US lawmakers on both sides of the corridor were asked to fire Facebook Inc. on its cryptocurrency plans on Tuesday, as the project continues to draw intense scrutiny from financial regulators and politicians around the world.
Facebook is fighting a rearguard action to bring Washington on board after shocking legislators and legislators with an announcement on June 18 that they hoped to launch a new digital currency called Libra in 2020.
Since then, he has faced criticism from policy makers and financial control bodies at home and abroad that fear a widespread adoption of the digital currency by the social media giant that has a value of 2 , 38 billion users that could weaken the financial system.
"Facebook has shown through the scandal after the scandal that it does not deserve our trust," said Democratic Senator Sherrod Brown, the ranking member of the Senate banking committee, in his opening remarks. "We'd be crazy to give them the chance to experiment with people's bank accounts."
Critics have expressed anger that the company has pushed so much into its plans for such a potentially innovative project without much input from policy makers, especially when it is already in the spotlight on privacy issues.
The banking committee is interviewing David Marcus, the top executive of the company that oversees the project, on issues ranging from how Libra could influence global monetary policy to how customer data will be managed.
Marcus, president of PayPal from 2012 to 2014, tried to allay the concerns in his opening remarks by promising that Facebook will not start offering the Libra until the regulatory issues are addressed.
"We know we have to take the time to do it the right way," said Marcus, who is also about to testify before the House financial services committee on Wednesday.
Marcus is likely to receive an icy welcome from other Democratic legislators who already believe that society is too big and uncaring with consumer data.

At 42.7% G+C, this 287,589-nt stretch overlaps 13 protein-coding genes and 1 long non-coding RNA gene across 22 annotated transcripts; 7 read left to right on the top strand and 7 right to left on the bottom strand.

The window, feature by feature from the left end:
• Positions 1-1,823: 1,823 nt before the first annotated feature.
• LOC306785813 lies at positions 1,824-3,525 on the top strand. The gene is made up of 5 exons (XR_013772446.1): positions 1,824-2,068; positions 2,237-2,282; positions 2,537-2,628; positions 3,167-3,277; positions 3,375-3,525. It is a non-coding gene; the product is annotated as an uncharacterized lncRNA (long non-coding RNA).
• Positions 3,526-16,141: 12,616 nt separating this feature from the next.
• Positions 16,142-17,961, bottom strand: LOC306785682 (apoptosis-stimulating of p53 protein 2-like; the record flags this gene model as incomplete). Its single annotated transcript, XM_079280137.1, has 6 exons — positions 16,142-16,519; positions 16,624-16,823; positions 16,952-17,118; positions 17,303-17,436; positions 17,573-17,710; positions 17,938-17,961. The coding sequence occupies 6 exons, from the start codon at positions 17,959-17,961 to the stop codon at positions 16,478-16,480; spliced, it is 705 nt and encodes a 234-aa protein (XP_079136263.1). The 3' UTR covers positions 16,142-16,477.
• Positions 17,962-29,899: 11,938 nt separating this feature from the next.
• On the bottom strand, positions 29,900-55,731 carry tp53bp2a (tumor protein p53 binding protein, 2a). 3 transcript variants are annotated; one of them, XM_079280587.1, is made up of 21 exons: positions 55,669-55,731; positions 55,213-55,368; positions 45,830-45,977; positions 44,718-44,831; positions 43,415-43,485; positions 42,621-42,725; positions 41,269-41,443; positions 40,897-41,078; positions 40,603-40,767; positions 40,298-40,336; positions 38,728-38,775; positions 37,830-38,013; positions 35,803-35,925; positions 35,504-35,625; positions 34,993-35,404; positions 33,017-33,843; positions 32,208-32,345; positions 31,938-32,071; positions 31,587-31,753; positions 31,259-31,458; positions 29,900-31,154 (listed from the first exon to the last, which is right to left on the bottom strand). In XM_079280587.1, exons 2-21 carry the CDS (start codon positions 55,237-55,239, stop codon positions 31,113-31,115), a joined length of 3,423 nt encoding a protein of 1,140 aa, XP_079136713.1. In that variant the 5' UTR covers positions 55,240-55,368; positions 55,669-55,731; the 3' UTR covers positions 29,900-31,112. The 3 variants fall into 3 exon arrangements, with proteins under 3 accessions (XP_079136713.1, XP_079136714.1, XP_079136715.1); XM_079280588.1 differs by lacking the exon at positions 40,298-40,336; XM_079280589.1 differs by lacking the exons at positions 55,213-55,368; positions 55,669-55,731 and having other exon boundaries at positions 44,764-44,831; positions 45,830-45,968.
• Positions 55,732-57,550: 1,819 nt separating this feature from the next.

It is also likely that he will face Republican skepticism after US President Donald Trump and Treasury Secretary Steven Mnuchin expressed concern.
"They will have to convince us of very high standards before they have access to the US financial system," said Mnuchin on Monday.
Under the casings
Facebook has assigned a small portion of its vast workforce to work on the project, Kevin Weil, who runs the product for the Libra initiative, told Reuters on June 18.
A former employee told Reuters that the company tried to keep the project under control even internally – the staff who were not involved knew little about it, not even operating under the Libra name.
The rumors had already emerged last year that Facebook was working on a digital currency, but the news that the project was in its advanced stages began to emerge only in the last few months.
In the weeks leading up to the announcement, the company began formally contacting key regulators, including the Federal Reserve, the Treasury and the Commodity Futures Trading Commission. But two people with knowledge of the discussions said that the conversations remained vague, with key details of the project discussed only theoretically.
Some lawmakers specializing in financial services policy have been frustrated by Facebook's lack of clarity before and since June 18, reported three congressional sources.
For example, the Republican and Democratic chief of the Senate banking committee sent a letter to Facebook on May 9 for information, including how the company would protect consumers' financial information. But Facebook did not respond until July 8, the committee said.
After receiving the response, the Democratic leader in the panel, Senator Sherrod Brown, said in a statement that he still needed "real answers".
A democratic aide described the company's contacts with legislators as "inept and entitled".
In his defense, Facebook stated that it had announced the project in its initial stages to get feedback from stakeholders.